If you’re an avid skier, would you want to live in a residential building that doubles as skiing facility?
The answer is most likely “yes,” said Shokhan Mataibekov, CEO of the Mataibekov Architects. Recognizing the inconvenience fellow skiers and snowboarders had to face in traveling over four hours to the nearest slope, Mataibekov proposed the world’s first residential building featuring a 1,000-foot ski slope called the Slalom House. Located in the city of Astana—one of the coldest cities in the world, this project earned Mataibekov the finalist spot in the residential category at the World Architecture Festival in 2015.
As Mataibekov told Tech Insider, this will be “a unique landmark for the city and can attract tourist and riders from all over the world.” The mixed-use structure is estimated to cost around $70 million to build—$65 million for the apartment building and $5 million for the ski slope. Descending from the top of a 21-storey apartment block that can only be accessed via two panoramic elevators, the artificial slope wraps around the U-shaped building with a barrier on the side to ensure safety. What’s more, the building is designed in a way that seamlessly slants at different points, which means skiers would go down on a gradual slope at an angle ranging from 10 to 15 degrees.
Built according to international rules and standards of existing ski slopes, the Slalom House will be home to many interesting slalom and freestyle shows as well as other ski sport events. With a maximum occupancy of 50 and a flexible operating schedule, this could be a unique venue for private events, according to the architect. And during the summer months when temperatures average around 70 degrees in Astana, there would be an artificial snow called Snowflex covering the slope, as reported by Architectural Digest.
To Philip Laird, President of ARC/ Architectural Resources Cambridge, a nationally recognized architectural, planning and interior design firm in Boston, the idea of having a residential project with a ski slope is very interesting. And while it is unsurprising that Slalom House would especially intrigue skiers, he wonders how long the novelty of going up and down the same slope would last.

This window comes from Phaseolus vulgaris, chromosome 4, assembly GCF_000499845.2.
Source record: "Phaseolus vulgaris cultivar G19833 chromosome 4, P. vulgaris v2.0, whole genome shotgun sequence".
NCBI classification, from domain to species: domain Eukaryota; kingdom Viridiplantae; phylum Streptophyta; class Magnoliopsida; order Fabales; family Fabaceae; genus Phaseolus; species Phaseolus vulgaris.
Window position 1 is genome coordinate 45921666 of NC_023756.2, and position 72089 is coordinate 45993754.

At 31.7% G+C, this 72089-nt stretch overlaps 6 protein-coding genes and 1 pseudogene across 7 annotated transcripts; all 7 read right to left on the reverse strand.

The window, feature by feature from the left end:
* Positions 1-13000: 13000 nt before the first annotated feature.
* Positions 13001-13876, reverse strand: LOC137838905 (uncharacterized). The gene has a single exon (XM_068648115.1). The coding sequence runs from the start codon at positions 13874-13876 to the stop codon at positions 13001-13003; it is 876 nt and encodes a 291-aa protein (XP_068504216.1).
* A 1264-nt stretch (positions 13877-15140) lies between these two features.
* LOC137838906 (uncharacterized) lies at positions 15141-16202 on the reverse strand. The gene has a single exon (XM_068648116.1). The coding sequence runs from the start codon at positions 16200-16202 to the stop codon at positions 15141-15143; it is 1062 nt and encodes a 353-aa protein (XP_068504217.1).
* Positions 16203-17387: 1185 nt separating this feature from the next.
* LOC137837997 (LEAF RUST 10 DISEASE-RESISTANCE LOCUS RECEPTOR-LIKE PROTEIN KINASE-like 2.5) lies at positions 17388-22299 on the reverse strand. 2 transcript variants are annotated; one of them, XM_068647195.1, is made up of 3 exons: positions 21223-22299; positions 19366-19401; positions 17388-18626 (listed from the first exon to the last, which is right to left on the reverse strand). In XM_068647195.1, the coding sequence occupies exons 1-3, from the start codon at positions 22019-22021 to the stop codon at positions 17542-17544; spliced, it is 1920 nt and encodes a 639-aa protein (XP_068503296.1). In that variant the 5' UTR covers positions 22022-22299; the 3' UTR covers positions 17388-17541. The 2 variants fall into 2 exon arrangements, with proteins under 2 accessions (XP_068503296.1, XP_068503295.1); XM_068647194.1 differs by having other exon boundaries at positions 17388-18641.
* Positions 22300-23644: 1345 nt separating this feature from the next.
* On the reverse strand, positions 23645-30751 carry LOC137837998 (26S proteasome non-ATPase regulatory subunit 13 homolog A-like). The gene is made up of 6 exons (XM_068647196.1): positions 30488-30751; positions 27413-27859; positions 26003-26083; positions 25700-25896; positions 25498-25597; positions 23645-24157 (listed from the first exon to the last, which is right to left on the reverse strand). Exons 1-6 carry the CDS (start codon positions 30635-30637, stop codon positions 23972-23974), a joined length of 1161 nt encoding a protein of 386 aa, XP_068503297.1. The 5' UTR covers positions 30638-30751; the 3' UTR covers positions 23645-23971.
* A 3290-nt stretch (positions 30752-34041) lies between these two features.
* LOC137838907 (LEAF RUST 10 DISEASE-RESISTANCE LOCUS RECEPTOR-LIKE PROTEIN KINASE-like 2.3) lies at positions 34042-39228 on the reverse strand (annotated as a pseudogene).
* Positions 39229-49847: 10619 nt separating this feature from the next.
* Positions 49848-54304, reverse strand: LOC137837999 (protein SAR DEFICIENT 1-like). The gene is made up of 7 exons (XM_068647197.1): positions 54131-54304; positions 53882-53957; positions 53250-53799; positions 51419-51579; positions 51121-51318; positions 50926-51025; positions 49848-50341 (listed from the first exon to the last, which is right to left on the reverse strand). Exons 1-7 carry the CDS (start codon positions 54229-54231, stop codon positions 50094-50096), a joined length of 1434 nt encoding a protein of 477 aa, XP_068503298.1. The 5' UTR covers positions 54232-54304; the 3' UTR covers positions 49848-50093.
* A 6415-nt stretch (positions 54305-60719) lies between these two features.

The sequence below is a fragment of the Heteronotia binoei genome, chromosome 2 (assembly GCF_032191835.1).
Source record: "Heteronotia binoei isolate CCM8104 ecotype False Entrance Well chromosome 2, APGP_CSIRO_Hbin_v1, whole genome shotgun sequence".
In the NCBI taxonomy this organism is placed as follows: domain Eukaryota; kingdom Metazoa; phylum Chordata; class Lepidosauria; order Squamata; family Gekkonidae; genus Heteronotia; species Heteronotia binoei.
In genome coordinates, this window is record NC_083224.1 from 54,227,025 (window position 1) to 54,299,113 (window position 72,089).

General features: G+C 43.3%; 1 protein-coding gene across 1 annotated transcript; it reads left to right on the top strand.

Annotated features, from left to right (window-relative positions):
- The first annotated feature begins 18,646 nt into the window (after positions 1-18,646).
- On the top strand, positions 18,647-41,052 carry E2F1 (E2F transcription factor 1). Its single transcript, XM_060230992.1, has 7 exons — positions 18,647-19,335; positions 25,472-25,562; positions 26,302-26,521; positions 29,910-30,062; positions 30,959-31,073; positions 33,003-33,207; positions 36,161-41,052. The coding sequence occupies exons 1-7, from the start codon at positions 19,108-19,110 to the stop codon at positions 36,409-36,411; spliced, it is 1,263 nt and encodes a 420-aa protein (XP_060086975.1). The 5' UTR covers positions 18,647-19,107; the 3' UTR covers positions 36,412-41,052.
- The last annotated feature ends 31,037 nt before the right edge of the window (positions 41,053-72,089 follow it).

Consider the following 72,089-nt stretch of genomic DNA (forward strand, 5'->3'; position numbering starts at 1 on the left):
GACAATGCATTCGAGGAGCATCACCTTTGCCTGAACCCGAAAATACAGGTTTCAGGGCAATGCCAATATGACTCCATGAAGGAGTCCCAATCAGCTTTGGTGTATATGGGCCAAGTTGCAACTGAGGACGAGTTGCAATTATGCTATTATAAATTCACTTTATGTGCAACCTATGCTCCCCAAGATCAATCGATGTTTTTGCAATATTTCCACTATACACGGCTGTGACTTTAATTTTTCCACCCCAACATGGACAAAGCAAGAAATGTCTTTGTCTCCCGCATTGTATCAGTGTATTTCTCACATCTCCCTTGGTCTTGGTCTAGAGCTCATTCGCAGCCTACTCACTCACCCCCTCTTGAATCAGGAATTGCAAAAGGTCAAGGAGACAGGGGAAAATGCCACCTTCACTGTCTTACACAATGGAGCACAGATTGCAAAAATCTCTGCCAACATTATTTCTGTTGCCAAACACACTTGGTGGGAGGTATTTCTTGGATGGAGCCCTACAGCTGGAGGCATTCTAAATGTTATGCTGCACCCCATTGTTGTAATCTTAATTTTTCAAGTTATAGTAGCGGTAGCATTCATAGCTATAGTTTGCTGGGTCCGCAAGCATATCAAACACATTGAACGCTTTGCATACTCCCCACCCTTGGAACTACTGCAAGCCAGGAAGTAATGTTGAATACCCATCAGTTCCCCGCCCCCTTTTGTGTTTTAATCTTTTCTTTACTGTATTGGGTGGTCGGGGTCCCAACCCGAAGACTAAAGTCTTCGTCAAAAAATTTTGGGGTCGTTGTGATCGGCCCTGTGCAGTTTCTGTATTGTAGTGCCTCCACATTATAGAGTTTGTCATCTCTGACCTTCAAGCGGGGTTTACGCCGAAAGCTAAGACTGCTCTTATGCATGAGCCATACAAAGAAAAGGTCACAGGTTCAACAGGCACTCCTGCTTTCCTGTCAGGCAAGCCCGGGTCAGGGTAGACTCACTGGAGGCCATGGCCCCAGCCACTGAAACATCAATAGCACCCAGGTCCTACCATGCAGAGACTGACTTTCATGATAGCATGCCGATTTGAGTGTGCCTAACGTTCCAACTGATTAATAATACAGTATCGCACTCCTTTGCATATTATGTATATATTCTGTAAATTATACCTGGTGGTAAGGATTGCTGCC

What’s more, while Mataibekov’s project could be the first residential building equipped with a ski slope, the concept of incorporating a ski slope within a mixed-use structure is not new. In 2011, Danish architecture firm Bjarke Ingels Group (BIG) came up with the idea of an unconventional power plant in Copenhagen complete with a built-in ski slope and a special effect, which is slated for completion in 2017. There may be a community element in both projects, but Laird prefers “how BIG effectively turns an industrial project into a public amenity, and how the innovative firm uses the energy burnt from trash to create snow for its ski slope all year round,” he noted.
What’s more important, however, the design of Slalom House points to the growing trend where architects will seek for new ways to utilizing the rooftop area. “The idea of adding gardens and places on the rooftop where one can sit and enjoy a little bit of nature in the city has become more widespread recently,” Laird noted. This is why, the architecture expert foresees this concept of maximizing the unused rooftop space would be a trend to look out for in 2016.